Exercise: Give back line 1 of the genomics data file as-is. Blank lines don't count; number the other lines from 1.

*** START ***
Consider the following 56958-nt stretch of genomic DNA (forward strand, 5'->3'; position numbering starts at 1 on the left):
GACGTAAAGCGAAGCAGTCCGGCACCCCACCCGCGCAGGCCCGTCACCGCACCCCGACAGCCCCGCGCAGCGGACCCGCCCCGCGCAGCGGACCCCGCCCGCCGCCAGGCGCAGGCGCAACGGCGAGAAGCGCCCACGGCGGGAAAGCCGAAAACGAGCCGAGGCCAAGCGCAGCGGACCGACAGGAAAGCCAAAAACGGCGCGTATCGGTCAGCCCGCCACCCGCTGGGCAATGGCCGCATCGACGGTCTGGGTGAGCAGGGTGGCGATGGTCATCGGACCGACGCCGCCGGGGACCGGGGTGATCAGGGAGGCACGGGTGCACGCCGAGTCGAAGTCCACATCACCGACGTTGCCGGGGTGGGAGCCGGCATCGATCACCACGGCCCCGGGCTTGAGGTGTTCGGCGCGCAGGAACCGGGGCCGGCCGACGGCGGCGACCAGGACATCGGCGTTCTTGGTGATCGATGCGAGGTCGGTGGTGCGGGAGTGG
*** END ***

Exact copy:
Consider the following 56958-nt stretch of genomic DNA (forward strand, 5'->3'; position numbering starts at 1 on the left):